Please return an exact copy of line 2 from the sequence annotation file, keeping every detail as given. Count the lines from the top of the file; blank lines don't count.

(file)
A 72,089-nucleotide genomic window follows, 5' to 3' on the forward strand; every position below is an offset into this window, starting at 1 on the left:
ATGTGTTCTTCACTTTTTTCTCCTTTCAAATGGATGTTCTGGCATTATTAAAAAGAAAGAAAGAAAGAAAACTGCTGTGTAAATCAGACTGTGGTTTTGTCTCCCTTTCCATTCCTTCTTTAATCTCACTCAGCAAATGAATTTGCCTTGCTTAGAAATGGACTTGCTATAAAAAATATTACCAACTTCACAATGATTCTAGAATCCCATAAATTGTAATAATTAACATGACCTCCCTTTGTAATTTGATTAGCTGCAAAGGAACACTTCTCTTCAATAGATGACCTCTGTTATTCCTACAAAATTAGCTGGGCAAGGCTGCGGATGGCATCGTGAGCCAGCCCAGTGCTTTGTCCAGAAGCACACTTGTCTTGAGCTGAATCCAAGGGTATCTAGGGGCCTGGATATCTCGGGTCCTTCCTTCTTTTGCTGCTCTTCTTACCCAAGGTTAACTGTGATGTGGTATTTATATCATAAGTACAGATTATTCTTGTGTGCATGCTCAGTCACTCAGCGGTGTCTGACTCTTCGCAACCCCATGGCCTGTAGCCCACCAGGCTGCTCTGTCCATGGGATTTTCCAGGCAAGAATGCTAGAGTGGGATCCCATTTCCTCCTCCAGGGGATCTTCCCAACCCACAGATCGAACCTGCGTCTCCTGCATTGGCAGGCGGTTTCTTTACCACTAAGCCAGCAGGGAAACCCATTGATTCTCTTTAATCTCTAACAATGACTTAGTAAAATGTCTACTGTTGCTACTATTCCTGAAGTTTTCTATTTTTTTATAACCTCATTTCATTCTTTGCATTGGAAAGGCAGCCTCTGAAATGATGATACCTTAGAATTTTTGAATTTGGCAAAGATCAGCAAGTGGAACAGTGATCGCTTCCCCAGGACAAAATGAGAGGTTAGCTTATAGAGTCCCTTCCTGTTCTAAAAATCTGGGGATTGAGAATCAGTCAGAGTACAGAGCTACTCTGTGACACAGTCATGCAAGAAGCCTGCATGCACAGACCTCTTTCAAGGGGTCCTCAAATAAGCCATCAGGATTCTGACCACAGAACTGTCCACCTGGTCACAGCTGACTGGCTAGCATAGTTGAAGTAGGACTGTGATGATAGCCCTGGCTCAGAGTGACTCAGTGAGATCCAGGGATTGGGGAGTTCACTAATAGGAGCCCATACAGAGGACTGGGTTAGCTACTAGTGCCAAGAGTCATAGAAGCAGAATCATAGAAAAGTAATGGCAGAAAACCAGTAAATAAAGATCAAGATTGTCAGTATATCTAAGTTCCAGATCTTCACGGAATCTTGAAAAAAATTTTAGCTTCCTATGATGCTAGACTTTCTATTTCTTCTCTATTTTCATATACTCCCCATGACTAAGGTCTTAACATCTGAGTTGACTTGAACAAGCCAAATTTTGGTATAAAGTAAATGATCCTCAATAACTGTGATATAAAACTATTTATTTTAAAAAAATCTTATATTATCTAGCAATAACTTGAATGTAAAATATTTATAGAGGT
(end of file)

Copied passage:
ATGTGTTCTTCACTTTTTTCTCCTTTCAAATGGATGTTCTGGCATTATTAAAAAGAAAGAAAGAAAGAAAACTGCTGTGTAAATCAGACTGTGGTTTTGTCTCCCTTTCCATTCCTTCTTTAATCTCACTCAGCAAATGAATTTGCCTTGCTTAGAAATGGACTTGCTATAAAAAATATTACCAACTTCACAATGATTCTAGAATCCCATAAATTGTAATAATTAACATGACCTCCCTTTGTAATTTGATTAGCTGCAAAGGAACACTTCTCTTCAATAGATGACCTCTGTTATTCCTACAAAATTAGCTGGGCAAGGCTGCGGATGGCATCGTGAGCCAGCCCAGTGCTTTGTCCAGAAGCACACTTGTCTTGAGCTGAATCCAAGGGTATCTAGGGGCCTGGATATCTCGGGTCCTTCCTTCTTTTGCTGCTCTTCTTACCCAAGGTTAACTGTGATGTGGTATTTATATCATAAGTACAGATTATTCTTGTGTGCATGCTCAGTCACTCAGCGGTGTCTGACTCTTCGCAACCCCATGGCCTGTAGCCCACCAGGCTGCTCTGTCCATGGGATTTTCCAGGCAAGAATGCTAGAGTGGGATCCCATTTCCTCCTCCAGGGGATCTTCCCAACCCACAGATCGAACCTGCGTCTCCTGCATTGGCAGGCGGTTTCTTTACCACTAAGCCAGCAGGGAAACCCATTGATTCTCTTTAATCTCTAACAATGACTTAGTAAAATGTCTACTGTTGCTACTATTCCTGAAGTTTTCTATTTTTTTATAACCTCATTTCATTCTTTGCATTGGAAAGGCAGCCTCTGAAATGATGATACCTTAGAATTTTTGAATTTGGCAAAGATCAGCAAGTGGAACAGTGATCGCTTCCCCAGGACAAAATGAGAGGTTAGCTTATAGAGTCCCTTCCTGTTCTAAAAATCTGGGGATTGAGAATCAGTCAGAGTACAGAGCTACTCTGTGACACAGTCATGCAAGAAGCCTGCATGCACAGACCTCTTTCAAGGGGTCCTCAAATAAGCCATCAGGATTCTGACCACAGAACTGTCCACCTGGTCACAGCTGACTGGCTAGCATAGTTGAAGTAGGACTGTGATGATAGCCCTGGCTCAGAGTGACTCAGTGAGATCCAGGGATTGGGGAGTTCACTAATAGGAGCCCATACAGAGGACTGGGTTAGCTACTAGTGCCAAGAGTCATAGAAGCAGAATCATAGAAAAGTAATGGCAGAAAACCAGTAAATAAAGATCAAGATTGTCAGTATATCTAAGTTCCAGATCTTCACGGAATCTTGAAAAAAATTTTAGCTTCCTATGATGCTAGACTTTCTATTTCTTCTCTATTTTCATATACTCCCCATGACTAAGGTCTTAACATCTGAGTTGACTTGAACAAGCCAAATTTTGGTATAAAGTAAATGATCCTCAATAACTGTGATATAAAACTATTTATTTTAAAAAAATCTTATATTATCTAGCAATAACTTGAATGTAAAATATTTATAGAGGT